It is in this moment, when we in the service industry repress our agency in the service of the customer's desires, where we must rebel. The transactions with the customer are the gears in the factory that we must sabotage, and profanity will be the boot we jam into the cogs. If we are to survive with our souls intact the knowledge/service economy that continues to be built around us, we must speak up. For ourselves, our identity, to remain strong while being battered by orders for ice cream sandwiches and fancy hotdogs, we must reassert our humanity, our freedom. We must remind those who are ordering that we have power, we must speak loudly, we must tell one customer a day to "Go Fuck Yourself."

Profanity is the most expedient tool available to us in this particular battle. The word "fuck" will be our sword, reminding any unsuspecting customer that we are dirty and dangerous, that we have sex and that we really shouldn't be anywhere near the food you want. That we are human beings with all of the dangerous possibilities that that entails. I envision a world where if you are a well-coiffed douchebag who stands in front of the bar not letting others get by while you prattle on, from behind you'll hear a withering "Go Fuck Yourself" that deflates the ego. If you are a precious, rich middle-aged woman, too busy playing with her dog to notice that the cafe is closing in two minutes, a stern "Go Fuck Yourself" will remind you there are others in the world. It does not even have to be aggressive. An amicable, mafioso style "Go Fuck Yourself" is a great gesture for a budding friendship between a empty bookstore clerk and his one lonely customer.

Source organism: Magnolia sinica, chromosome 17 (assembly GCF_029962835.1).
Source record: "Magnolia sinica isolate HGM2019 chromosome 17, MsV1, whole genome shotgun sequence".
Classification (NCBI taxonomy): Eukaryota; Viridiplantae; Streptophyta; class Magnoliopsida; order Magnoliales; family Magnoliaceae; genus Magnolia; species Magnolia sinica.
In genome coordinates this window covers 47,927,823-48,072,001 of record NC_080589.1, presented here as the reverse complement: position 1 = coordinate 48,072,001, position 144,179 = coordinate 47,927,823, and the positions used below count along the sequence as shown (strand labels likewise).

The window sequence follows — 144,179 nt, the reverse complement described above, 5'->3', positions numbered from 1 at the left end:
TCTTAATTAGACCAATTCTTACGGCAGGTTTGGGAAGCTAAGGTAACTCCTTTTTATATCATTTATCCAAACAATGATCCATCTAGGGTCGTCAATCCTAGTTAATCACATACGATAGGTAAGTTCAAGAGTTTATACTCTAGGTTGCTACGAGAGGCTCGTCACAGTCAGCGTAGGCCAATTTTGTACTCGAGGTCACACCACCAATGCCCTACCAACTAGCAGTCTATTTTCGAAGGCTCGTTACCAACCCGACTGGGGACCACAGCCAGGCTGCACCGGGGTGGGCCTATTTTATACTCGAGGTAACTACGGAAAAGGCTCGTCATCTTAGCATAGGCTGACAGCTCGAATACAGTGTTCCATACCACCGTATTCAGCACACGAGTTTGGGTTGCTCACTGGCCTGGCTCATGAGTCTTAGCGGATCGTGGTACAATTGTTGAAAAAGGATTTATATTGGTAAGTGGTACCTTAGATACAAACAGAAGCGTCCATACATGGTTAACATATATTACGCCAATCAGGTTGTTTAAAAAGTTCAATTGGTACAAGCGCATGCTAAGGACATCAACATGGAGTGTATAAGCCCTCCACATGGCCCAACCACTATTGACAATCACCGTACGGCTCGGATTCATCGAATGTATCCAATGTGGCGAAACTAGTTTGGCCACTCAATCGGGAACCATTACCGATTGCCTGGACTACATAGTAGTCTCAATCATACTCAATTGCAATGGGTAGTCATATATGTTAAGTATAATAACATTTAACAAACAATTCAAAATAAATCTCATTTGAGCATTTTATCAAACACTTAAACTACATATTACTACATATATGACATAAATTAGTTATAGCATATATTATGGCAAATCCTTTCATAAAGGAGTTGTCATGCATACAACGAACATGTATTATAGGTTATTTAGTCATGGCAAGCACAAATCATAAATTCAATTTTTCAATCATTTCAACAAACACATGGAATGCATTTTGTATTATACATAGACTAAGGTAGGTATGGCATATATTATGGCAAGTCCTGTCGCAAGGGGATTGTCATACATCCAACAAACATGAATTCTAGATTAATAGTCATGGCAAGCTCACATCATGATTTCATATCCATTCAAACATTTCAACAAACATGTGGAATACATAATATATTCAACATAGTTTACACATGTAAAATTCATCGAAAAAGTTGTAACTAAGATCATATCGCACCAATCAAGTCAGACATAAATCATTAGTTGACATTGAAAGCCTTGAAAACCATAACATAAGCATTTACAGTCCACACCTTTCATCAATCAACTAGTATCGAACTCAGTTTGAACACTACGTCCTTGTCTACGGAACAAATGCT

When you work in service, hating your fellow man becomes a knee-jerk reaction. The shame and the annoyances, the dehumanizing effects of dealing with customers results in an internal rage simmering so close to the surface that hating a person becomes the easiest thing in the world. We hate old people for slowly counting change on the counter, we hate young people for giggling with their friends, and we really hate when adults order hot chocolate. We hate parents for having annoying kids and we hate kids for being annoying.

This is why the Go Fuck Yourself Revolution is ultimately about love. Saying "Go Fuck Yourself" is a balm on the hatred, like aloe on a sunburn or weed for a hangover. It will allow customers to see us as people again and will allow us to see customers as people again rather than the hated oppressors. So let it ring out, servers, baristas, cashiers, bartenders, let it bounce off the exposed brick walls, and reclaimed barn wood of the world. Tell one customer a day to "Go Fuck Yourself" so that we may learn to love again.

Follow Jordan Foisy on Twitter or watch him do some standup on YouTube.